Catalonia holds non-binding vote on independence

  • 9 November 2014
  • From the section Europe
Media captionPatrick Jackson reports from a polling station in Catalonia

The people of Catalonia in north-eastern Spain are voting in a disputed and non-binding poll on independence.

The Spanish judiciary has ruled the vote unconstitutional but Catalan leader Artur Mas warned against any attempt to disrupt it.

Spain's constitutional court suspended earlier plans for a referendum on secession.

Prime Minister Mariano Rajoy said the vote would have no effect and urged the region to return to "sanity".

Voters will be asked whether they want a Catalan state and whether that state should be independent.

Media captionXavier Trias, Mayor of Barcelona: "We want to decide what we want to be"
Media captionBayern Munich's Catalan coach Pep Guardiola was among those voting

More than 40,000 volunteers are helping to set up and run the informal exercise.

As of 18:00 local time (17:00 GMT) - two hours before the close of polling, 1,977,531 had voted, according to the Catalan government.

'Attack on democracy'

Catalonia is a wealthy region of 7.5 million people and contributes more to the Spanish economy than it gets back through central government funds. Economic and cultural grievances have fuelled Catalan nationalism.

Image copyright Reuters
Image caption Turn-out appeared brisk, with large queues forming outside many polling centres
Image copyright AFP
Image caption This 93-year-old man was among those who took pride in casting his ballot
Image copyright AFP
Image caption Independence supporters hope that a strong vote of support will put more pressure on the central government to open negotiations over more tax and political autonomy

Pro-independence supporters have campaigned earnestly for a big turnout.

The BBC's Europe correspondent Chris Morris says many Catalans have always felt that they do not quite fit in a unitary state.

He says there is a long history of support for winning independence from Spain, or at least much greater autonomy within it.

At the scene: Patrick Jackson, BBC News Barcelona

This was the symbolic independence vote they tried to ban but Spanish legal hurdles could not stop Catalonians from turning out.

Barcelona's CIC secondary school is teeming with people of all ages, elbow to elbow, undeterred by the rain.

Patiently they queue to register before heading for one of the nine precious cardboard ballot boxes, at tables around the school, supervised by happy volunteers.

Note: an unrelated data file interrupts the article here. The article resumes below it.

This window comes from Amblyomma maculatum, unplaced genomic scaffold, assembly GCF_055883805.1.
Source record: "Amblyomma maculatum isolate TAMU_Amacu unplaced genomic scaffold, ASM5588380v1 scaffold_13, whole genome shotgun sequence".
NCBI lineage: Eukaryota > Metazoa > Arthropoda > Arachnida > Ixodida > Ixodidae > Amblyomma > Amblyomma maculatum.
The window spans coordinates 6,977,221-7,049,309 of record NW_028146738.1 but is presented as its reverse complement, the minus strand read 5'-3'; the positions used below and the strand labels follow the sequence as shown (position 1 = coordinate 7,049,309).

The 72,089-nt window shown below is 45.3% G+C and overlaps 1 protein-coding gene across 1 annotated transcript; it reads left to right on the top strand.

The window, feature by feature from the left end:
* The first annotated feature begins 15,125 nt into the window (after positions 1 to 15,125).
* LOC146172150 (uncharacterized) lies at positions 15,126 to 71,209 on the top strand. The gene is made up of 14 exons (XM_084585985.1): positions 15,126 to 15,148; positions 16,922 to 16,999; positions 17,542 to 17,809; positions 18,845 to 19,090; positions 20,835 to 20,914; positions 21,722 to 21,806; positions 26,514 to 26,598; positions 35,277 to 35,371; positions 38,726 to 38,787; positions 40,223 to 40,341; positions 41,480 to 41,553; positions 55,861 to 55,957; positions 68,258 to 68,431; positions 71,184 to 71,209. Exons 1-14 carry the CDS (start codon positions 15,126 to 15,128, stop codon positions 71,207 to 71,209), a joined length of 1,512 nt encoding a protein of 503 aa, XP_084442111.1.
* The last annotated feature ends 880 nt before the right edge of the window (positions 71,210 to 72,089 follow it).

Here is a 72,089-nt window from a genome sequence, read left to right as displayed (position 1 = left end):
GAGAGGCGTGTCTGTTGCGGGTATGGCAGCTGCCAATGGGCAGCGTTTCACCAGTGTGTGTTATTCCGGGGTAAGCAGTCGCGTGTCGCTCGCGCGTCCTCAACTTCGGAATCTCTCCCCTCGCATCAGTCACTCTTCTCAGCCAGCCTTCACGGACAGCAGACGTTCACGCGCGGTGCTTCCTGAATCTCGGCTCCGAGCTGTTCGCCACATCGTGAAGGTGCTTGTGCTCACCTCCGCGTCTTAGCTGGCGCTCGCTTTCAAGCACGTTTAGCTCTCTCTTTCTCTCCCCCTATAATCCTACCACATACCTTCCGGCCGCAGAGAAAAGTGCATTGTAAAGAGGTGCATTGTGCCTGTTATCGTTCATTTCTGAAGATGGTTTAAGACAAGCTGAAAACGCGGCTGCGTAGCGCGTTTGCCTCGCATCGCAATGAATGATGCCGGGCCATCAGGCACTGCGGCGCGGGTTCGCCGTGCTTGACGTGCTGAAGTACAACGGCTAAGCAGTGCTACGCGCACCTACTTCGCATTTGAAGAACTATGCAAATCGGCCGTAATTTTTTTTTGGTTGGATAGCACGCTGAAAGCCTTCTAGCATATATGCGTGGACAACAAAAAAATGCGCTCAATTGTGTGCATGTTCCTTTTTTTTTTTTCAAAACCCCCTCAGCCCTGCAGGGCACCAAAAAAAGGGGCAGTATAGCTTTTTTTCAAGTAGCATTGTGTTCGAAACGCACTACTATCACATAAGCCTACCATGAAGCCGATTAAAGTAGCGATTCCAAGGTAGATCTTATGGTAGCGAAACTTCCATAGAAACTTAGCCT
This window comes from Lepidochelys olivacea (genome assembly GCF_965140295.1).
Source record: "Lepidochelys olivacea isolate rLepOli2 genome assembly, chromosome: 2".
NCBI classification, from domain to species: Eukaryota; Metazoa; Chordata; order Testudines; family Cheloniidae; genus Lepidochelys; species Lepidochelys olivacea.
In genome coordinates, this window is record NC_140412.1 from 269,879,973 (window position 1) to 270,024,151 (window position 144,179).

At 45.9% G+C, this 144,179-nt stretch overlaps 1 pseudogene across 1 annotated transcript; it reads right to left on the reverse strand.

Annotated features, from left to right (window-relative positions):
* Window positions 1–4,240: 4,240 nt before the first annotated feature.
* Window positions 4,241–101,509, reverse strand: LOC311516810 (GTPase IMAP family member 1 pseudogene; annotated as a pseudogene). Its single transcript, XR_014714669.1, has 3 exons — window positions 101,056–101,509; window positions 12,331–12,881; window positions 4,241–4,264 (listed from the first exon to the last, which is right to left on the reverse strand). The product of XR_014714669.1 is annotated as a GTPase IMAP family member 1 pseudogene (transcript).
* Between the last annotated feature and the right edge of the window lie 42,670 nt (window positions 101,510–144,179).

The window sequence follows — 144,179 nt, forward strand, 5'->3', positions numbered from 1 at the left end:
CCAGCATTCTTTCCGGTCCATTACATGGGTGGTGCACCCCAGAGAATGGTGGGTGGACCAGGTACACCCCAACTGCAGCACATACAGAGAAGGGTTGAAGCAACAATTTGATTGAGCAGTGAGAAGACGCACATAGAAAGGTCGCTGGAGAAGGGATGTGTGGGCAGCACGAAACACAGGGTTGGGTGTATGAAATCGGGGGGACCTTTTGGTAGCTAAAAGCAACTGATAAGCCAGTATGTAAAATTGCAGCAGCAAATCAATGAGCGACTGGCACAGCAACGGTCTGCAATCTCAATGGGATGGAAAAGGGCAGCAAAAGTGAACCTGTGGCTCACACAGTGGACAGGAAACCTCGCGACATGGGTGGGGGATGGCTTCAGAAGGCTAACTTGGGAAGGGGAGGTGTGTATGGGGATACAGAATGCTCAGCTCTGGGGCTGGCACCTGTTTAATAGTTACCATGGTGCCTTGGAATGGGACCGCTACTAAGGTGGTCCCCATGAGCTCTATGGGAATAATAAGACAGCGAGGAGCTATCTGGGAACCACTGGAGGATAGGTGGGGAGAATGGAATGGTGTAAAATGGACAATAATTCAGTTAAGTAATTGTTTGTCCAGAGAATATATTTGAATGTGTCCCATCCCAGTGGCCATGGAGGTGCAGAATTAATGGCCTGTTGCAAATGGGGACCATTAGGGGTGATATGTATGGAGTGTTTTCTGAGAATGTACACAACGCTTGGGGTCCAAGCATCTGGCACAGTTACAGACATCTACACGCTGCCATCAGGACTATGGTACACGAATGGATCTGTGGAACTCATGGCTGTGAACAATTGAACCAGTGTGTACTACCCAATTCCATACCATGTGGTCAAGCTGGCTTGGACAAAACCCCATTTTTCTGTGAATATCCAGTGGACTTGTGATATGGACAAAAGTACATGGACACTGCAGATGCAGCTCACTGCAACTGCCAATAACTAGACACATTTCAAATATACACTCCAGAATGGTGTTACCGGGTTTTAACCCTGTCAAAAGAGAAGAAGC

Most voters I speak to favour independence but there are others voting No, exercising their right to vote in defiance of what they see as Madrid's intransigence.

Radiating good humour, one couple told me they were voting different ways. Lilian Subietas, proud mother of four young Catalans, said she was persuaded to vote Yes while her husband, airline pilot Cesar Saiz, said he was voting No because Europe needed to stay together.

Image caption Cesar (left) voted No while his wife Lilian voted Yes

Twitter debate from Barcelona bar

This week, the Constitutional Court demanded the vote be suspended.

But Catalonia's government insisted it went ahead with its "consultation of citizens", with no official electoral roll.

Mr Mas has warned the Spanish government against any attempt to halt the vote.

He said: "I don't know what they will do, it does not depend on us, but if they have a minimum of common sense I think any action out of the ordinary would be a direct attack on democracy and a direct attack on fundamental rights."

Mr Rajoy urged a return to sanity and for talks "within the legal framework of the constitution".

He said the vote would be "neither a referendum nor a consultation nor anything of the sort".

He added: "What is certain is that it will not have any effect."

Catalonia overview

  • Roughly triangular region in Spain's far north-east corner, separated by the Pyrenean mountains from southern France
  • One of Spain's richest and most highly industrialised regions
  • Many Catalans think of themselves as a separate nation from the rest of Spain
  • This feeling is fed by memories of the Franco dictatorship, which attempted to suppress Catalan identity

BBC profile: Catalonia

The Libres e Iguales (Free and Equal) group, which opposes the vote, held protests in dozens of cities.

One protest in Barcelona witnessed minor scuffles but no arrests.

Rallies in favour of the vote have also been held.

Murial Casal, the president of Omnium Cultural, which promotes Catalan culture, told a gathering on Friday: "Call your parents, your friends and your neighbours and tell them that they have to vote."

Catalonia adopted a charter in 2006 giving it "nation" status but this was overruled by the Constitutional Court in 2010.

Independence supporters hope that a strong vote of support will put more pressure on the central government to open negotiations over more tax and political autonomy, ultimately leading to a full-blown independence referendum. They say that support from more than 1.5 million Catalans would add weight to their cause.

Many of those opposed to independence are not expected to participate in the poll.

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